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Career Path: How to Become a Business Analyst

A successful Business Analyst serves as the go-between for a company and its clients and is adept at seeking solutions and anticipating issues. It is a career that continues to be in-demand as Business Analysts guide a business towards more successful operations, saving them time and money. They can also predict trends through research and analysis; keeping their clients ahead of the curve.

There are other occupations closely related to that of Business Analyst, including business consultants, requirements managers and system analysts, all of which have similar tasks to Bus...more

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Career Path: How to Become a Business Analyst

A successful Business Analyst serves as the go-between for a company and its clients and is adept at seeking solutions and anticipating issues. It is a career that continues to be in-demand as Business Analysts guide a business towards more successful operations, saving them time and money. They can also predict trends through research and analysis; keeping their clients ahead of the curve.

There are other occupations closely related to that of Business Analyst, including business consultants, requirements managers and system analysts, all of which have similar tasks to Business Analysts with only minimal amounts of role distinctions that vary based on the companies that employ them.

Business Analysts have a career that is made up of many components and can be influenced by different sectors. Daily they gather and analyze information, report their findings to the project manager and regularly liaise with clients. They must also document all aspects of their work and share these documents with users. It is a highly-communicative role, as Business Analysts also hold meetings and report their findings to managers, stakeholders and clients, being sure to use language that is adapted to these specific audiences.

Getting Through the Door

Business Analysts often find their way into this profession after discovering an interest in business and the desire to make a difference working for clients. Those who have studied business, computer science or related fields and have a knack for expressing themselves and their ideas may find this role a natural fit. Business Analysts are as tech-savvy as they are business-savvy, although that depends on what their company needs and being able to thrive as a member of a team is a must.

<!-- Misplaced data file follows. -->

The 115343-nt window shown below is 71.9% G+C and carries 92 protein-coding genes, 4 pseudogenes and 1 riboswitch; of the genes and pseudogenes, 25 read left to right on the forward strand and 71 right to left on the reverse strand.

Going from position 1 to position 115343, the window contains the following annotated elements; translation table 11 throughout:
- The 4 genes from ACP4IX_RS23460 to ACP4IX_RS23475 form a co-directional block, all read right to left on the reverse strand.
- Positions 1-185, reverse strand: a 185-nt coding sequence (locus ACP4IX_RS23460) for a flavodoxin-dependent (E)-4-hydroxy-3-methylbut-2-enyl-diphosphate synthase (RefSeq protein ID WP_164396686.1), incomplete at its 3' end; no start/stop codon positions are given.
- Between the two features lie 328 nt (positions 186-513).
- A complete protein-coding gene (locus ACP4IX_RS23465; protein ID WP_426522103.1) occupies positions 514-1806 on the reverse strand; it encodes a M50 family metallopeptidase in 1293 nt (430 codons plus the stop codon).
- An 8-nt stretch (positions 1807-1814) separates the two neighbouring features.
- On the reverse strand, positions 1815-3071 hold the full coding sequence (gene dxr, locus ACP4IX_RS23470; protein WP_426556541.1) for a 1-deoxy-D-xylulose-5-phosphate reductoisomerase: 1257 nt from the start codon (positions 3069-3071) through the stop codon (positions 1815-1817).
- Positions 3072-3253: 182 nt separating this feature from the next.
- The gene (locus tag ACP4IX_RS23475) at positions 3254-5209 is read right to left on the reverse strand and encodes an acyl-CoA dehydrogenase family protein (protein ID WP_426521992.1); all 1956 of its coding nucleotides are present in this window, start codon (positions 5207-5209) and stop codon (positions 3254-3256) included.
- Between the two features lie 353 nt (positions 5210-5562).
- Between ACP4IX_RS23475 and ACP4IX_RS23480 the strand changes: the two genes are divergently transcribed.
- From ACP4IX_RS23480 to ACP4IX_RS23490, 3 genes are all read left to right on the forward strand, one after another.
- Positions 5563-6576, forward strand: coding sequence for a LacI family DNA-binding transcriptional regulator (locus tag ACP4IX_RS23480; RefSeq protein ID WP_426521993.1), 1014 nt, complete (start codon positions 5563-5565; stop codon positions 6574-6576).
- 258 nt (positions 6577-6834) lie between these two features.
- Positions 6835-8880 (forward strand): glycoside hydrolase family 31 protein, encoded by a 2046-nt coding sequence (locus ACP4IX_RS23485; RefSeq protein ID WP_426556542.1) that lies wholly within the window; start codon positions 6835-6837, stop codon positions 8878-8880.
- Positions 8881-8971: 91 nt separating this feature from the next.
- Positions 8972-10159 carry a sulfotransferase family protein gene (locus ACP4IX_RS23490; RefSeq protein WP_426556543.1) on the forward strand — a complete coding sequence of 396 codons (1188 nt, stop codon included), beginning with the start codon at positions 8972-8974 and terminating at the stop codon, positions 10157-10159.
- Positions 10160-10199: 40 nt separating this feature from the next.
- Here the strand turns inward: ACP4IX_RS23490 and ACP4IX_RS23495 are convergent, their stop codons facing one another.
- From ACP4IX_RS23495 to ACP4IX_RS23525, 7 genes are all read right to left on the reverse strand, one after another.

To get an entry-level position after college, it is ideal for Business Analysts to have a portfolio that demonstrates the type of projects they have contributed to and the results they have achieved. This will show potential employers what kinds of ideas you have and how you go about making them work. Being results-driven and determined are always attractive features to employers in this field, as are:

  • Having a working understanding of how that particular business operates
  • Being able to illustrate your knack for analysis and problem-solving
  • Experience with Microsoft PowerPoint and related programs
  • Demonstrating how you excel as a member of a team
  • Having a sharp eye for detail
  • Being a critical thinker

Degrees and Experience

Business Analysts are often required to have a bachelor’s degree, although some companies may prefer a job candidate holds a master’s degree. They study such disciplines as business administration, accounting, statistics, economics, business management and computer science. Some employers hire Business Analysts who hold a management consultant certification, though this depends on the firm.

Many Business Analysts are hired directly after graduating, with coursework and internships being their first modes of job experience. It is key for Business Analysts to have a natural aptitude for business and possibly IT if they want to be hired by a firm after graduation.

Working as a Junior Level Business Analyst

Business Analyst at the junior level have worked in their professional capacity for at least a couple of years and have demonstrated to their managers and clients that they are gaining proficiency in their role. They often take on more responsibilities at this level and may be called upon to train new hires. Junior level Business Analysts may attend training and seminars that help to further hone their skills and help solidify their understanding of Business Analysis and its evolution.

Moving up the Ranks

It is possible to ascend the ladder of the Business Analyst profession through hard work and dedication. Business Analysts who stand out from their colleagues often develop an instinct that allows them to foretell problems and nip them in the bud before it affects their clients. Having a passion for analysis and being able to determine solutions that improve business is a sure-fire way for a Business Analyst to keep moving forward in their career.

Advance Your Career: How to become a Senior Business Analyst